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The Universe

The Universe on DVD

By Jim Bray

If you’re a space nut, or just want to bask in the glory of the Universe around us, have I got the DVD for you.

It’s called, not surprisingly, “The Universe” and it takes viewers on a journey that begins at the center of our solar system and ends as far out in the vast cosmic regions as technology allowed when the DVD was put together.

And, as always should be when a DVD is being put together, the images are presented in anamorphic widescreen and fill the 16x9 television’s screen completely, offering you a panoramic view of the wonders of nature (or God) that the disc displays.

The footage is nothing short of amazing, and they kick things off right (after a short introduction to the telescopes themselves) with a fascinating look - including time lapse footage - of our Sun. This spectacular section, courtesy of NASA’s SOHO and TRACE telescopes, lets you clearly see the source of life on Earth at work fusing its gases and emitting energy and radiation whether it be in the form of solar wind, gigantic prominences, or just big globs or trails of star stuff (to steal a phrase the late Carl Sagan used to great effect in his groundbreaking series “Cosmos”) leaping from the star’s surface and following its magnetic field until it’s swallowed up again by our system’s primary.

It really is spectacular and to me this section alone is worth the price of admission because, while I’d seen plenty of sun shots before, nothing had come close to the detailed (and frighteningly beautiful) shots displayed here.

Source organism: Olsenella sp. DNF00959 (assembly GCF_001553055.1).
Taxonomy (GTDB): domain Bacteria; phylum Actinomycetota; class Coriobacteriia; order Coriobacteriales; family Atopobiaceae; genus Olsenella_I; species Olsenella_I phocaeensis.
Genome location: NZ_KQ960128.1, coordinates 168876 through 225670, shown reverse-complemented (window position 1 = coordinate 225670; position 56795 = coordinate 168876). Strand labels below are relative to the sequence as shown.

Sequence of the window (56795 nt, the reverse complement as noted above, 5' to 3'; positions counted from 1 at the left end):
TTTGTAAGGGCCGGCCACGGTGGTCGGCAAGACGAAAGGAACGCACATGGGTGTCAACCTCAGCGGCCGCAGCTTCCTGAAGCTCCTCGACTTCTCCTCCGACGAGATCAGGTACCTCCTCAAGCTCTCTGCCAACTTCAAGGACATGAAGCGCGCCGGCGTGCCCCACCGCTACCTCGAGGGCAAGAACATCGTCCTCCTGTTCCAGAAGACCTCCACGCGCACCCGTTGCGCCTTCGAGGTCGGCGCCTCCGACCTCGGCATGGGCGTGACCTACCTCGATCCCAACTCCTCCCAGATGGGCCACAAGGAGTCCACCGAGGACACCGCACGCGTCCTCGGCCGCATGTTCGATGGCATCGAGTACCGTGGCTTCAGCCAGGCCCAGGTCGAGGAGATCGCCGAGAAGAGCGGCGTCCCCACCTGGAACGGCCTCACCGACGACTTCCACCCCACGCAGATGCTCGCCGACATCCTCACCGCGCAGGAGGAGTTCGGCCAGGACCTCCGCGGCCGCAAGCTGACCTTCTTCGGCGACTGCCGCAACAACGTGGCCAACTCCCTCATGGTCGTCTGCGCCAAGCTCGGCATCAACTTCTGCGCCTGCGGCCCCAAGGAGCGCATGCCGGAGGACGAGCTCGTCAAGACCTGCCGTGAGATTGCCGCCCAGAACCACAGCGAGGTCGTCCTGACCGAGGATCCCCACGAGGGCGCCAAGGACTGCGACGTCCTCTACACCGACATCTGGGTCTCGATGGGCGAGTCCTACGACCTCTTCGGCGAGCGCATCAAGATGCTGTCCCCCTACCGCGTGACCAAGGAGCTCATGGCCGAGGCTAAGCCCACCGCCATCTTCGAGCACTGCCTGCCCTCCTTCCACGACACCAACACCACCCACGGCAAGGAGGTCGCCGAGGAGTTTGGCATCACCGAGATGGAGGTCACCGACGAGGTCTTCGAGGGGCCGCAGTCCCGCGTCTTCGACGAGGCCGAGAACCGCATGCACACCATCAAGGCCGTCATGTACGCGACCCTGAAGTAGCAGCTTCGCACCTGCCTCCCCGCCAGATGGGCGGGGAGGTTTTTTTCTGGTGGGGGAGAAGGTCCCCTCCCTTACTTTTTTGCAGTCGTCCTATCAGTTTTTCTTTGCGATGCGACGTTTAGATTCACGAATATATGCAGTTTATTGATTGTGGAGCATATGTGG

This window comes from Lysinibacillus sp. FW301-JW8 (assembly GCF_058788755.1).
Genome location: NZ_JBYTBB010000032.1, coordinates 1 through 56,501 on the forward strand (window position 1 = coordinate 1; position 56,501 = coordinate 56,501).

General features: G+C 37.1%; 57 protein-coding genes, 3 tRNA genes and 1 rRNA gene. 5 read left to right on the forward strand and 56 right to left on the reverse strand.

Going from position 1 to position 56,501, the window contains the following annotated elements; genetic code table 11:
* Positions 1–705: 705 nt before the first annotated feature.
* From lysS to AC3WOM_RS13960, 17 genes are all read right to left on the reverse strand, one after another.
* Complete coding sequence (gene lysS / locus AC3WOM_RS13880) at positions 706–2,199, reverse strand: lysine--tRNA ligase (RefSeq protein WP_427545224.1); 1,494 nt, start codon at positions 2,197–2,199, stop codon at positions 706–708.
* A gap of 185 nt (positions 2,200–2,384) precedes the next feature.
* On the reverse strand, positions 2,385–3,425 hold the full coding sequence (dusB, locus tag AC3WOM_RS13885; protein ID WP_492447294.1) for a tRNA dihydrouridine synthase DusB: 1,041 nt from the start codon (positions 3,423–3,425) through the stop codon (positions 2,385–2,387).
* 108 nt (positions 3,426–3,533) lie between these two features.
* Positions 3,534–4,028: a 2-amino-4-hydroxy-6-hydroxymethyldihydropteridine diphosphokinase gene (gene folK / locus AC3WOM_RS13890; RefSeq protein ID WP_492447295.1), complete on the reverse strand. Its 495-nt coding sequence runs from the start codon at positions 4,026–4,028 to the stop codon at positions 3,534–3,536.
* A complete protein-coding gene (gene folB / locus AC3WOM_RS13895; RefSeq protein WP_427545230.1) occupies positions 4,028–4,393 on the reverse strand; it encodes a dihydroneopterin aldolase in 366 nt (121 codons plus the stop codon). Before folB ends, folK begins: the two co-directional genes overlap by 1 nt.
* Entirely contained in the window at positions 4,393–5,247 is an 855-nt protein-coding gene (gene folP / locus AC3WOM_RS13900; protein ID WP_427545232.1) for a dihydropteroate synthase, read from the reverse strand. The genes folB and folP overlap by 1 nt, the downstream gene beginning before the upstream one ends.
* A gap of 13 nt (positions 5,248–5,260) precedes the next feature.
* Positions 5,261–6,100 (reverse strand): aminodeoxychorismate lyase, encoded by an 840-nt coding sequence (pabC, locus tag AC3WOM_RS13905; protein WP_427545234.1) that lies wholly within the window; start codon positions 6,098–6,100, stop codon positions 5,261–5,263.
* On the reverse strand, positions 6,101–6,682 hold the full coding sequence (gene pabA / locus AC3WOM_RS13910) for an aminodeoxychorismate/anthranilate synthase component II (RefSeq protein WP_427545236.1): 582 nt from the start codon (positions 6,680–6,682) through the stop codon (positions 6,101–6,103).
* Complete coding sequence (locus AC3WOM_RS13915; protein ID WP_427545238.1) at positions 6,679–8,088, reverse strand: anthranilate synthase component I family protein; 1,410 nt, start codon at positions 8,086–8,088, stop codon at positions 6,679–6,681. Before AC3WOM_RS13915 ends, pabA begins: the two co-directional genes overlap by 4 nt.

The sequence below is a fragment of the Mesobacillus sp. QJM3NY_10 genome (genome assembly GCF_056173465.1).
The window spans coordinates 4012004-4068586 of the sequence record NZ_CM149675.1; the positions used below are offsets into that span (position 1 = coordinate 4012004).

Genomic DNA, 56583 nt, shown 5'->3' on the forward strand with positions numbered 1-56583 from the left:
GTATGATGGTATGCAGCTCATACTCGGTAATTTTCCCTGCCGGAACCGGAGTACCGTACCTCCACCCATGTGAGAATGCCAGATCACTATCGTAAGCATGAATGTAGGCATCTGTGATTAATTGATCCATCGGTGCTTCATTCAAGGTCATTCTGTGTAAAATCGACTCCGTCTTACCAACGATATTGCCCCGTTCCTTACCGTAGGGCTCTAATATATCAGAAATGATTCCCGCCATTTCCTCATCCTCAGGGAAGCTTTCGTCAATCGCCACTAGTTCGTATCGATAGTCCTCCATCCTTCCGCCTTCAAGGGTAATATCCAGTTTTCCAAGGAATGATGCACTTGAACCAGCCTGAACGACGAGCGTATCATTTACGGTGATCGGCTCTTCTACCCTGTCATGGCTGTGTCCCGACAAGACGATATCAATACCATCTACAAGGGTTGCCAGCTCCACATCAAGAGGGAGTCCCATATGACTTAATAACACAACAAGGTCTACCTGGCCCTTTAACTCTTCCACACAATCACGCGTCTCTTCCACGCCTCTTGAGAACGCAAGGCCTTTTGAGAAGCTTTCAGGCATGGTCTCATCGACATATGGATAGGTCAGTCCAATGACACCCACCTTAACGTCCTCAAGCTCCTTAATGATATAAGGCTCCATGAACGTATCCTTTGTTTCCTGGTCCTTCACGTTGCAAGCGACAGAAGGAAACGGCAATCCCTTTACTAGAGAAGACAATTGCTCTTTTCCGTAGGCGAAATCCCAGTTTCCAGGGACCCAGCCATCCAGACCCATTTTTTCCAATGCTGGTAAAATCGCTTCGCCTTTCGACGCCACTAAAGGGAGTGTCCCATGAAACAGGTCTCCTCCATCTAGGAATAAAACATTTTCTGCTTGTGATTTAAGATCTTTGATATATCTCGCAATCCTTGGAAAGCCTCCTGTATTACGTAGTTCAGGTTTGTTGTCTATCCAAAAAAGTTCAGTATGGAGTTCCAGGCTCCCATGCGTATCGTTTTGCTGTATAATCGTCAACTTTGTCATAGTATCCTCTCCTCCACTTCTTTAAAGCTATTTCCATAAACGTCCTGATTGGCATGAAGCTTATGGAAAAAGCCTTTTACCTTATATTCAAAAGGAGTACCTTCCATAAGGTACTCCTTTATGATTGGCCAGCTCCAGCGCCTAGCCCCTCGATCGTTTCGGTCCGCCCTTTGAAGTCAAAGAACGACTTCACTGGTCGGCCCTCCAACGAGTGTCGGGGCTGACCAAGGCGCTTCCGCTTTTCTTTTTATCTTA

Upon leaving the sun, The Universe takes us on a quick tour of our solar system, with some pretty good shots of each planet, before leaping outward to the stars toward which we should as a race be reaching.

Our “cosmic zoom” outward from our neighborhood first focuses on the rest of our galaxy, the Milky Way, introducing us to such wonders as a variety of star types and clusters. Also on hand are a wide selection of nebulae, those gas and/or dust clouds that are scattered through space and which can be the nurseries of new stars. We’re treated to looks at Reflection, Emission, and Planetary nebulae, as well as the remains left by those titanic explosions of stars, supernovae.

And the Milky Way is only the beginning. From there we keep going outward - and backward in time, since the areas we see are so far away that it takes hundreds, thousands, millions, or billions of years for its light to reach the Hubble and its sister space telescopes.

Subsequent chapters of the disc deal with “the local group” (the neighborhood of galaxies and stuff "closest to home" and including our own galaxy), and continues on to distant galaxies so far away that it boggles the mind just to think about the technology that brings us these fabulous color pictures.

It also beckons us onward and outward, not only “because it’s there” but because it’s necessary for Mankind to leave its cradle - if for no other reason than to ensure our species’ survival when our sun inevitably dies and takes our Earth with it.

Okay, this is unlikely to happen in our lifetimes, but there's no time like the present to start preparing.

This review is written mere weeks after the space shuttle Columbia accident which, despite the media’s sackcloth and ashes circus (and not minimizing the personal tragedy for the families and friends of the astronauts), should be considered nothing more than a small speed bump on the road to the stars. And as “The Universe” shows us, there is wonder to behold and to grasp in the vastness that lies above our heads - but as with any frontier it’s a dangerous and unforgiving place, so we must go with our eyes open.